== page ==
On a related note, a Fox News headline garnering quite a bit of attention in Republican circles this week declared: “MLB commissioner decided to move All-Star Game after pressure from Stacey Abrams on voting issues: sources.”

The report, which did not name the sources, said MLB Commissioner Robert Manfred chose to move the game from Cobb to Colorado "after holding extensive discussions with voting rights groups associated with Lebron James, Stacey Abrams and Rev. Al Sharpton ...”

Stacey Abrams

According to Fox News, Abrams wanted Manfred to denounce the new voting law, prompting Manfred to think the game would be turned into a political event boycotted by players. 

“Manfred decided the easiest way to deal with the matter was to leave Georgia, according to a source," Fox reports. 


CANDIDATE FOR THE 6TH: U.S. Rep. Lucy McBath, D-Marietta, has a new challenger, freshly shaved and ready for 2022.

Harold Earls, former commander of the Guard for the Tomb of the Unknown Soldier at Arlington National Cemetery and a 9th generation Georgian, has thrown his hat in the ring to challenge her.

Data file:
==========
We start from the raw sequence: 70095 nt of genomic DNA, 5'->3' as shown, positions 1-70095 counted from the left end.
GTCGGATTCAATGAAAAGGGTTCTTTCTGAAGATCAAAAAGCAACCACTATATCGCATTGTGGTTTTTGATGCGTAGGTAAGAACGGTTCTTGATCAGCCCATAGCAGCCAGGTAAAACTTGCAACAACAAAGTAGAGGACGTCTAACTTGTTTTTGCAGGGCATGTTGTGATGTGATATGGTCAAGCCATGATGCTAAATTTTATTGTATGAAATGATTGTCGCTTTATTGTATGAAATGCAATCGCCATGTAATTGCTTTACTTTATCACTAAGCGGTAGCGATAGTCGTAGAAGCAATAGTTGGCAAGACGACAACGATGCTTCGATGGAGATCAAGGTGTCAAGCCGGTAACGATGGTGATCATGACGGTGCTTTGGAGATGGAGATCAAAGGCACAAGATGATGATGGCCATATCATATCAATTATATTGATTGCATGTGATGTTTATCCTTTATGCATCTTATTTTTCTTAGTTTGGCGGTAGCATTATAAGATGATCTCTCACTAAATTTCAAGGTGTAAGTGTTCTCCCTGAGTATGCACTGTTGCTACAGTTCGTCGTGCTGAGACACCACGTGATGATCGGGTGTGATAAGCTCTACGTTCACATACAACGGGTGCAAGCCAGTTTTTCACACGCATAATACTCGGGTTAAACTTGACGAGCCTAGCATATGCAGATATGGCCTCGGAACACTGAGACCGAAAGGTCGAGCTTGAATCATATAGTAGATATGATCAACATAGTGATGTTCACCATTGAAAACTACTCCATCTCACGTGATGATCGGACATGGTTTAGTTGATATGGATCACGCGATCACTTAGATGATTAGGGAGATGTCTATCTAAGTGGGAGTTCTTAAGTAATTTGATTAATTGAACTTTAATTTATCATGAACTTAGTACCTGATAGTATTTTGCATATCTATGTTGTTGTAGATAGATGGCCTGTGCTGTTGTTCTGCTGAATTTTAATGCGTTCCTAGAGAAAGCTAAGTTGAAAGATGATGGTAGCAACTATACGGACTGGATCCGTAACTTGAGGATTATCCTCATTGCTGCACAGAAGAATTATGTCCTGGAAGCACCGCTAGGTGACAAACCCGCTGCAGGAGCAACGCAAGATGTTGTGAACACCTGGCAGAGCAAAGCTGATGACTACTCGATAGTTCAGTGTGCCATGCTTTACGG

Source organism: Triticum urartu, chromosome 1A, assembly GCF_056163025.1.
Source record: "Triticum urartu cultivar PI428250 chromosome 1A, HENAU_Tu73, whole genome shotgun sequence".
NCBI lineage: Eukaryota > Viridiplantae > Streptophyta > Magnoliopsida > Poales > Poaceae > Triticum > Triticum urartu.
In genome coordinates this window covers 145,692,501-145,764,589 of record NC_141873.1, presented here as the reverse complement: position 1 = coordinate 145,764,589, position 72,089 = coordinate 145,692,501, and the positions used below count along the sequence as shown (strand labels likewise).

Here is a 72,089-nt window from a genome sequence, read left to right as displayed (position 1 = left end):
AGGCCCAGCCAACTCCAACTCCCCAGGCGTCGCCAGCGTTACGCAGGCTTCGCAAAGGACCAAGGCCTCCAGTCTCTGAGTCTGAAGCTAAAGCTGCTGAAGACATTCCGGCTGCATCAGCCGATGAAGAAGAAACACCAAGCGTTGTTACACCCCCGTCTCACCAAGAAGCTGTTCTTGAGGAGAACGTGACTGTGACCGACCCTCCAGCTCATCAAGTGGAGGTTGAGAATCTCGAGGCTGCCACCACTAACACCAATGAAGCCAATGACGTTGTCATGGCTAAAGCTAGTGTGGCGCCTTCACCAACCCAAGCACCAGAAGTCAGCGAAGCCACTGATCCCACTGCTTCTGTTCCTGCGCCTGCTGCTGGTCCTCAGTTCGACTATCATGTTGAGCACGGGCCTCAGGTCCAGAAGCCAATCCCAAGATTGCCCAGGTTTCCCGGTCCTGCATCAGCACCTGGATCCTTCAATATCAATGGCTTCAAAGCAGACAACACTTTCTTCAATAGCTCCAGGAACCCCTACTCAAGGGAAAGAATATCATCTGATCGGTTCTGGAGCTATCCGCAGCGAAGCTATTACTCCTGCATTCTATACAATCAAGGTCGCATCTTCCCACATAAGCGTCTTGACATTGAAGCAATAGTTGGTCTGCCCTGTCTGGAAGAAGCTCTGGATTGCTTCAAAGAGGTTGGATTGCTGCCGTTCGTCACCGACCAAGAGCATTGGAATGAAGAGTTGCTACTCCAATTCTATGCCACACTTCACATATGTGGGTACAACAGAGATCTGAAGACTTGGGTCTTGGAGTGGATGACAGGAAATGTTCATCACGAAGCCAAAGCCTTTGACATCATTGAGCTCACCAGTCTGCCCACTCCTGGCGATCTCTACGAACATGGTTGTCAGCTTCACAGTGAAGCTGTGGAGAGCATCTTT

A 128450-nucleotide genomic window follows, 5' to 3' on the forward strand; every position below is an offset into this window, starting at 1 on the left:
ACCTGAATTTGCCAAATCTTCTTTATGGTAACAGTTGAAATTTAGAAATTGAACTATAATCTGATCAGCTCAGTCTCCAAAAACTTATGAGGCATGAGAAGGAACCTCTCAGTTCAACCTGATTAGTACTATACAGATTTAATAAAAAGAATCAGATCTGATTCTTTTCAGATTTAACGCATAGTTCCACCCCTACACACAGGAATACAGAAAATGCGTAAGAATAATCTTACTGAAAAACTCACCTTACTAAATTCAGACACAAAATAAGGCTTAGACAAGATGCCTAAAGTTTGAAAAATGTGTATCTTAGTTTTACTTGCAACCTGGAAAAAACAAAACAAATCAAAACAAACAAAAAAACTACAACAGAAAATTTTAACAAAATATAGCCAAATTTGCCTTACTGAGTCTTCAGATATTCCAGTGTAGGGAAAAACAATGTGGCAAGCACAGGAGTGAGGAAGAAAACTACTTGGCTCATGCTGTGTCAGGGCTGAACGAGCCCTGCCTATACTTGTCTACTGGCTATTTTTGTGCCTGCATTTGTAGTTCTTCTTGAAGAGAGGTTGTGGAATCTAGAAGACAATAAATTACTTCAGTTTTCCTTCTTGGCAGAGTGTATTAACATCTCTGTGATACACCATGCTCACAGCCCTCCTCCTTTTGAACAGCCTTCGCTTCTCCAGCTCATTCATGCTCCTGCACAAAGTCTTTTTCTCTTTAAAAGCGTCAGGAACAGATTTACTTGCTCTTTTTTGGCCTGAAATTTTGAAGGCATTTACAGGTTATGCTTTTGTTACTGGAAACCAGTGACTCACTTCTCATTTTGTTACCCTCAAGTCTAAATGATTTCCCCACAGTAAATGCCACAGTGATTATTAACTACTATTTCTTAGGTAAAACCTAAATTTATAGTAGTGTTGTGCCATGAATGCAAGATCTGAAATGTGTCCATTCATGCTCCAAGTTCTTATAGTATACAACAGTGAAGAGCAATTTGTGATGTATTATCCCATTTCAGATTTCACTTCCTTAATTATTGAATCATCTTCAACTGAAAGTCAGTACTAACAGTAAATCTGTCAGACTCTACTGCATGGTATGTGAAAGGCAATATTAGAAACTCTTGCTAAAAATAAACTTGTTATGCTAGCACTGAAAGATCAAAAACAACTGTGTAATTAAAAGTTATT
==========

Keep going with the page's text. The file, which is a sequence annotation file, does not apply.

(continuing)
Earls also touts himself as self-made social media influencer.

“They (the Earls family) have a popular YouTube channel, Earls Family Vlogs, with more than a million followers across multiple platforms, where they share their daily life and faith as a family,” a news release from his team reads.

A deciding factor on who wins that race will be how the General Assembly redraws the lines during redistricting in a special session later this year, according to Cobb GOP Chair Jason Shepherd. 

“The likelihood is the General Assembly is going to look at the two congressional districts that flipped from red to blue, the 6th and 7th, and one of them will be made much more Republican and one of them will be made much more Democratic,” he said. 

Shepherd said the portion of the 6th District that’s in DeKalb County is what gives McBath her edge now. Whether the Republican leadership in the General Assembly choose to put more Republicans in McBath’s district or in the 7th, held by U.S Rep. Carolyn Bourdeaux, D-Gwinnett County, remains to be seen.